Arias, a speedy 6-foot-3 defensive back, has two interceptions, one that he returned for a touchdown.

"This would be a week for us to have Arias in the secondary ... and on offense," Wa-Hi coach Marc Yonts said. "It would be nice to have him, but the other guys are going to step up.

"Aaron Flippo played corner last week and he played great," Yonts said. "He plays the ball real well."

Flippo broke up several passes and made several open-field tackles to the delight of chilled Wa-Hi fans during the Blue Devils’ 34-7 win at West Valley last week.

Wa-Hi has now won three games in a row and takes a 3-1 Big Nine Cascade Division record into Friday’s 7:30 p.m. game.
Kamiakin also owns a 3-1 division record after a 37-27 loss to Eisenhower last week.

"We feel good about the wins," Yonts said. "But the other thing is, we’ve just had a great couple of days practice here. The kids have a bounce in their step. They’re flying around, and they’re picking things up quick. They’re excited to play Kamiakin.

"It’s a nice match-up for us to go play a good team on the road," Yonts continued. "Last week we played a team that wanted to slug it out a little bit. Now we go play Kamiakin, a team that’s wide open. That’s exciting.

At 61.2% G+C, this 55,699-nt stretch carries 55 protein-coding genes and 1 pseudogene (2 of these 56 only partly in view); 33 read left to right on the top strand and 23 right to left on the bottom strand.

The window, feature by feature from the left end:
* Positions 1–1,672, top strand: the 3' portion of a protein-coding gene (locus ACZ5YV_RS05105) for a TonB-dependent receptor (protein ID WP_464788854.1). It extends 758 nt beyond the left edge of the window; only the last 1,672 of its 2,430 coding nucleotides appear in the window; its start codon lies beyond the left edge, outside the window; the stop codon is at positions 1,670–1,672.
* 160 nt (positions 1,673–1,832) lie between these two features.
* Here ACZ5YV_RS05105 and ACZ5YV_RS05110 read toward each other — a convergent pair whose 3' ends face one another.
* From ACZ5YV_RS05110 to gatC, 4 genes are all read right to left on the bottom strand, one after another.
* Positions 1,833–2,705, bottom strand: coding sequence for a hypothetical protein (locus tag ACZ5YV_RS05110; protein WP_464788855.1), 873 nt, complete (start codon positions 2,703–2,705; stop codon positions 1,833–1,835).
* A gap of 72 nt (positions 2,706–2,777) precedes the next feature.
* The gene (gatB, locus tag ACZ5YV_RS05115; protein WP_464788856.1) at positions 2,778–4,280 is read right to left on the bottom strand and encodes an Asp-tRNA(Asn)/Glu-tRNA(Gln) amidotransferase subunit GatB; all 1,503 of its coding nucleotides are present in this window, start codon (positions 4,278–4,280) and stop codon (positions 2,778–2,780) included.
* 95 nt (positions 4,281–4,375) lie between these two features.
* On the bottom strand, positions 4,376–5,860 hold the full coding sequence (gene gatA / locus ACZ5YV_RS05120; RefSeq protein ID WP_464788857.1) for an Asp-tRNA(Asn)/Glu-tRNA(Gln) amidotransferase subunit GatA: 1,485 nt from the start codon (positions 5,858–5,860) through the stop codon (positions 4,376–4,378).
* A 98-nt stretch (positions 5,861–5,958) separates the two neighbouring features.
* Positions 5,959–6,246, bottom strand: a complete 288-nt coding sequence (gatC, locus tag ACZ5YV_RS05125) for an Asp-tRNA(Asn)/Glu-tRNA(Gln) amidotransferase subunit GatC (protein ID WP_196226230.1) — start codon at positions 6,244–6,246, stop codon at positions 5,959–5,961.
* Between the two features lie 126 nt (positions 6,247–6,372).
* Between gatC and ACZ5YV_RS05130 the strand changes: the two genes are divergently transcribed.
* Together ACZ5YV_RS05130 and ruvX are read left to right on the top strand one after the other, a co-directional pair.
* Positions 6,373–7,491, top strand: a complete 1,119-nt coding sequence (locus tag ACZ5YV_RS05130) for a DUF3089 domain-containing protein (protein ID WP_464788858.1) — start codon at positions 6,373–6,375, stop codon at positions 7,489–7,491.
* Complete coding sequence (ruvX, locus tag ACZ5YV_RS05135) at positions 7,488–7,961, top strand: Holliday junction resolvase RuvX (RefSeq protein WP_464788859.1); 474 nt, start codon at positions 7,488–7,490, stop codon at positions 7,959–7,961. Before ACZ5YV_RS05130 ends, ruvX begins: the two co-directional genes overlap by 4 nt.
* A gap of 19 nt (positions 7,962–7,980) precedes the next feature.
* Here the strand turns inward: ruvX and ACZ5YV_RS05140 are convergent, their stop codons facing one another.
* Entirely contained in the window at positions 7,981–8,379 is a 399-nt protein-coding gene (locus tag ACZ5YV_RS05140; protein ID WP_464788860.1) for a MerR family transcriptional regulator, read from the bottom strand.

"They have a good passing game, and that’s a challenge for us," he said.

The Braves’ Corey Hutchinson leads the Big Nine in passing (75-for-145, 1,048 yards, six touchdowns with four interceptions.

Kamiakin’s Tim White leads the league’s receivers (41 catches for 635 yards, five TDs). White also leads the league in punt returns (13-203).

Wa-Hi counters with QB Michael Weisner (52-92, 772 yards, 8 TDs and two interceptions.

Nick Zollman will fill in for Arias at wide receiver, along with Gary Winston.

Austin Schilling leads Wa-Hi’s running game with 84 carries, 541 yards, 5 TDS.

"It’s interesting," Yonts said. "Hutchinson is mobile, but he’s not a guy that’s going to pull it down and run. Yet, he has an arm that you just don’t see often. He barely shifts his weight and throws 50 yards on a line.

"So he has a great arm and they have a bunch of skill kids, and the (Dom) Davis kid in the backfield is the one that shredded us last year," Yonts said.

"So they present problems. They have a good running back and a quarterback that throws it all over the yard," Yonts said.

"We’ve got to defend a little longer," he added. "We’ve got to try and get a little more pressure.

"Their offensive line protects very well," Yonts said. "Hutchinson hasn’t been knocked down much."

On the injury front, Wa-Hi’s 2008 Big Nine Lineman of the Year, Zach Summerlin, will return Friday after being out with a leg injury.

"Zach has been practicing all week," Yonts said. "He’s been able to scrimmage, and he looks good. He may go primarily on offense, however.

"We’ve had a great week of preparation on both sides of the ball," Yonts said. "Friday will be a great night of football.

"We’ll be OK."